While winding down its CV-22 Osprey tiltrotor deliveries under contract with the U.S. Air Force, Bell is looking to improve the maintainability of the multi-role fleet with a nacelle upgrade program.
Work on the initial Osprey was completed at Bell’s Amarillo Assembly Center facility in Texas during December and returned to the 20th Special Operations Squadron at Cannon Air Force Base. Upgrades, meanwhile, have begun on the second aircraft.
The nacelles house the power components for the Osprey’s vertical takeoff and landing, as well as transition to forward flight. The program, which essentially involves the replacement of the nacelle, is designed to improve the wiring and components to reduce maintenance time and cost and improve flying readiness, the company said.
“The incorporated nacelle improvements help ensure the Osprey continues to outpace adversaries both operationally and sustainably,” said Kurt Fuller, V-22 program director, and Bell vice president,
To date, Bell has delivered well over 400 of the tiltrotor variants with fleets that had amassed more than 600,000 flight hours. Beyond the U.S. forces, Bell has delivered all 17 MV-22s on order to the Japan Ground Self-Defense Force.
As of this month, Bell had delivered 54 of the 56 Ospreys it has been under contract with the USAF. Once the USAF upgrade work is completed, Fuller said the company plans to look at similar work for the U.S. Marine Corps’ fleet of MV-22s, which now numbers 342. The program of record has called for up to 360 with 355 under contract.
Additionally, Bell said the U.S. Navy has expressed interest in the program as well for its CMV-22B variants. Bell is in the throes of deliveries to the U.S. Navy, handing over 14 thus far of 48 under contract. In all, Fuller estimated Bell had about three or four more years of deliveries under the current programs of record.
Fuller said the aircraft remain in demand for various combat and humanitarian roles, noting that the Osprey was the first on-site to provide aid and support to Haiti in the wake of last year’s catastrophic earthquake.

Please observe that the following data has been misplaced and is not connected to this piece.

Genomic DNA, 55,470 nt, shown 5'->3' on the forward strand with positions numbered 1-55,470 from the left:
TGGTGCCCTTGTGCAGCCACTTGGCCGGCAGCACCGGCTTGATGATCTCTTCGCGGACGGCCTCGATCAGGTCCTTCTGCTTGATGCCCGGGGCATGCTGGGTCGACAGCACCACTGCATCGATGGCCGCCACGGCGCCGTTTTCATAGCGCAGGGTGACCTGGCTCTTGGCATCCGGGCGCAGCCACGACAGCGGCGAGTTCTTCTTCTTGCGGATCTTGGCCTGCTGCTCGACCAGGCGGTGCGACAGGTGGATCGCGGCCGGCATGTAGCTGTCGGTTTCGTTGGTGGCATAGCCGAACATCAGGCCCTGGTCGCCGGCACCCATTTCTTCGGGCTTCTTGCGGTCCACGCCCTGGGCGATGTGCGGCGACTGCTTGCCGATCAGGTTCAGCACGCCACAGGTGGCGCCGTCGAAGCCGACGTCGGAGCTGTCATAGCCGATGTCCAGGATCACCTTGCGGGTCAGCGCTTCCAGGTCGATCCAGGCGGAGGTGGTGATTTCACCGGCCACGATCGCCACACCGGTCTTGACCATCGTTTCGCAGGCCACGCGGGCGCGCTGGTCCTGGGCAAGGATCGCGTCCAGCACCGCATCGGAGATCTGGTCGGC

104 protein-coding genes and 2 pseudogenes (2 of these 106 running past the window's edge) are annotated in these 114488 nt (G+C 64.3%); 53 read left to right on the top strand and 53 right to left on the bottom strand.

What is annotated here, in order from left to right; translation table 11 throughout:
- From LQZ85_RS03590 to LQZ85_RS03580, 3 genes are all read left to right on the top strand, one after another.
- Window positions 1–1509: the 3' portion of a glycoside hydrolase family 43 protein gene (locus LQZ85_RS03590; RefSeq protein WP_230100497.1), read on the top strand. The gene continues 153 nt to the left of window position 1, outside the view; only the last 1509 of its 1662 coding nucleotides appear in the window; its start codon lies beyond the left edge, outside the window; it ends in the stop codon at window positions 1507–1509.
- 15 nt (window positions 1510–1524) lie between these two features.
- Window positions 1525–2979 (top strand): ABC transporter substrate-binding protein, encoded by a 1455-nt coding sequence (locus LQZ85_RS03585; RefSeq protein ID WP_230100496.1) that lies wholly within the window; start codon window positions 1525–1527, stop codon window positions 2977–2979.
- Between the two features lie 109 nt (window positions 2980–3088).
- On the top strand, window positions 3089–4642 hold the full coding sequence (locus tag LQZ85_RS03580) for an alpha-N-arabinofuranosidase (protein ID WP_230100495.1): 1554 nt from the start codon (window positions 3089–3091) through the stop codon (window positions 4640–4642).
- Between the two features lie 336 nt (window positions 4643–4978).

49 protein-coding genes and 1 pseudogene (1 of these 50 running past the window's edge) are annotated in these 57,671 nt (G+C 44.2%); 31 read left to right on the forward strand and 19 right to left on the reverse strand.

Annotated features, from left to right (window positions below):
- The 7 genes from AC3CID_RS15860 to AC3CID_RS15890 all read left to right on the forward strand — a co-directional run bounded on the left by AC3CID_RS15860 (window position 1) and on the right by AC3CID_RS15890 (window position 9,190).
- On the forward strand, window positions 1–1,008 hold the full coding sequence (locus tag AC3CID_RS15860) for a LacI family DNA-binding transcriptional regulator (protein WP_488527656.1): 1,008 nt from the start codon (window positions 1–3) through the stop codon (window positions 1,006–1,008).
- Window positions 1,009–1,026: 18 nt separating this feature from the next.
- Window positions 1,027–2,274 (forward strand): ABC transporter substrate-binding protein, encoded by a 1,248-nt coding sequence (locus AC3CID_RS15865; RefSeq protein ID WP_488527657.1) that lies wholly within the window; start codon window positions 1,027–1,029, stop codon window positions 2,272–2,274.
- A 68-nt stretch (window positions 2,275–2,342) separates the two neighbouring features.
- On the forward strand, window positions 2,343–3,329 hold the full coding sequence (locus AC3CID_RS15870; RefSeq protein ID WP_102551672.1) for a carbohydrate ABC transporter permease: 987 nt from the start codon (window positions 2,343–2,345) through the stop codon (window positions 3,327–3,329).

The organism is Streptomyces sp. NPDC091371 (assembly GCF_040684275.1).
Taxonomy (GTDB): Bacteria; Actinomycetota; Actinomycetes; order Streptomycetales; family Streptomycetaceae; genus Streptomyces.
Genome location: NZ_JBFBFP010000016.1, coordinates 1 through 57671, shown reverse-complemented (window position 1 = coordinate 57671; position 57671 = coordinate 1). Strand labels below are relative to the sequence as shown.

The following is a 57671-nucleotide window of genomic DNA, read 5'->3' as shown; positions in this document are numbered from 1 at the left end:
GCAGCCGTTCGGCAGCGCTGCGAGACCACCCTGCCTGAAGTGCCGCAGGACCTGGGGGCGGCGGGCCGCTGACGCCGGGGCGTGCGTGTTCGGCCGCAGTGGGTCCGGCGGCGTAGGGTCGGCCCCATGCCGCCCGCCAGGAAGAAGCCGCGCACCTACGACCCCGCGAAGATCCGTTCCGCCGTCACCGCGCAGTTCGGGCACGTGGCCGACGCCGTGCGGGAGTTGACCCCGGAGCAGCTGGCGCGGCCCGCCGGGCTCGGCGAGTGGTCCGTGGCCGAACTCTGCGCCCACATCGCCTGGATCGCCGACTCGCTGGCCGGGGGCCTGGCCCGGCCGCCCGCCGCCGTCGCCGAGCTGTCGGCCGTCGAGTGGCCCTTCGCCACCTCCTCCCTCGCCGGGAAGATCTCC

“Leveraging that experience from a program perspective allows us to work closely with our, our government counterpart and collaborate on, how to make the V 22 even better, and how do we maximize the speed and range,” Fuller said, adding, this effort focused on readiness and reliability updates to keep the fleet viable into the 2040-2050 timeframe.
The nacelle program involves changing the architecture for more “point-to-point” wiring that can be more robust in the environments that the Ospreys operate. But the nacelle structure itself is changing with stronger materials, more access points, and wearable parts that are easier to maintain and replace, among other modifications.
Fuller said the benefit of having the work done in Amarillo—where new Ospreys are produced—is that the employee base has the requisite skill sets and is already building the new nacelles for production. Building on that experience reduces risk and will enable to get the modification process down to about what the company expects to be about a 30-day timeframe on each aircraft with the current program spanning the next couple of years, Fuller said.
“The Marine Corps is watching that closely and looking to bring their fleet in, on the backside of the Air Force,” he concluded.